Spinoff of Time Magazine Rattles Employees

Christine Haughney
Richard Stengel

It was an elite reception at a glittery Manhattan setting: prominent media figures like Gayle King and Lesley Stahl gathered on the 10th floor of the Time Warner Center on Monday night to toast Sheryl Sandberg, the Facebook executive who recently released a book about her life.

But another executive was drawing a crowd of his own: Richard Stengel, Time Magazine's managing editor. Throughout the evening, well-wishers made their way through the crowd to Mr. Stengel, among them Suze Orman, who told him how great she thought it was that Time was separating from its parent company, Time Warner, and striking out on its own.

The encouragement seemed heartfelt, but also framed by the timing and the setting. Only days before, Time Warner announced that it was spinning off its struggling magazine division, after failing to reach a deal to sell many of Time's magazines to the Meredith Corporation. And the high-wattage party, with Mr. Stengel as one of the hosts, seemed like just the kind of lavish expense that Time Inc. might have to leave behind as it confronts the steep financial challenges buffeting the magazine industry.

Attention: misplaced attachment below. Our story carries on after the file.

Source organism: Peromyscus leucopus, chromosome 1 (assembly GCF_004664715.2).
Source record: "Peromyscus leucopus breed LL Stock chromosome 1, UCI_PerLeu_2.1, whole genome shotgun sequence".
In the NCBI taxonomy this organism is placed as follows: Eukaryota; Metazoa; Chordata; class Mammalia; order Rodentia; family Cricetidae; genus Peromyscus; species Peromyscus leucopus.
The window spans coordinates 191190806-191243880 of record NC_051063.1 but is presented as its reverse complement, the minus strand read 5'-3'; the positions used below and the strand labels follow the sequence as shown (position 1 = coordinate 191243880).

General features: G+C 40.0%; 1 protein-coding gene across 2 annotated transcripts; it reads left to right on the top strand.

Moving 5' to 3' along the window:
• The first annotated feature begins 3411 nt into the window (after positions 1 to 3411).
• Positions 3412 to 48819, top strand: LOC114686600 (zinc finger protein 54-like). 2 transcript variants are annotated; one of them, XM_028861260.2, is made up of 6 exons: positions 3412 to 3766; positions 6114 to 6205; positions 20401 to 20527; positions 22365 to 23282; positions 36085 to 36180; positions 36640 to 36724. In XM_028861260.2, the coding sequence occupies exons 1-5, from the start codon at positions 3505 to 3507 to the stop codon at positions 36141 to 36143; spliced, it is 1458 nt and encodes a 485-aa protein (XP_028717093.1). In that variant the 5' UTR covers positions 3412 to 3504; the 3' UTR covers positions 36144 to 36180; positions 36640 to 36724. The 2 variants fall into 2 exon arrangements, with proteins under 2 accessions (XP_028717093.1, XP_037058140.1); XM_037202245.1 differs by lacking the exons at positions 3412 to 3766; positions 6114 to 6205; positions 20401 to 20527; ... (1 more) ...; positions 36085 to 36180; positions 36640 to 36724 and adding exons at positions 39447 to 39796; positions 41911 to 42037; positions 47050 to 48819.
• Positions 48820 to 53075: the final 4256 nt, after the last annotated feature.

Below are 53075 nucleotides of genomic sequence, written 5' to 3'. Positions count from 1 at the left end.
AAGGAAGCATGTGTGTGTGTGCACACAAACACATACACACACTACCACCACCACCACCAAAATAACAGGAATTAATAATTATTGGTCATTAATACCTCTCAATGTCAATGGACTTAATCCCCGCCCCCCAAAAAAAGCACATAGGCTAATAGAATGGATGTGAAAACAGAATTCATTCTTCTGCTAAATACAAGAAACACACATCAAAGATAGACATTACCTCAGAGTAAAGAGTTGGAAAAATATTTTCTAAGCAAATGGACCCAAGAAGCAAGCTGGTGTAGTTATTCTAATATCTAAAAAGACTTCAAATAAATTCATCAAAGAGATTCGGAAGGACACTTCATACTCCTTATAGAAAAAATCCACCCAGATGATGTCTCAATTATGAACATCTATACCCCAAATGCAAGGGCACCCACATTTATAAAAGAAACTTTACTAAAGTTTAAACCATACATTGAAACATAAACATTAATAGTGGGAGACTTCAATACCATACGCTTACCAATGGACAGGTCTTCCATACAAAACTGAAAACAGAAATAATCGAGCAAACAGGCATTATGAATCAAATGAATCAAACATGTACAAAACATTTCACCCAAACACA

The new magazine company is expected to start with $500 million to $1 billion in debt, in contrast to the publishing company that the News Corporation will spin off this summer, which will have no debt. Circulation and advertising revenue at Time have suffered sharp declines.

In the three months that ended Dec. 31, revenue fell 7 percent, to $967 million, while revenue at Time Warner's cable channels has soared. After the split occurs, Time will no longer have the lucrative film and television assets to prop it up.

"It's sort of put up or shut up time," Mr. Stengel acknowledged. "I think great, let's really test that hypothesis that people will pay for great content and great journalism. We can now invest our own capital."

Time executives hope that they can build a company that can pour its profits into helping its magazines transition into the digital age, rather than hand them back to the parent company. They also hope that their new independent structure will let them restore the journalistic vision created by the founder, Henry Luce.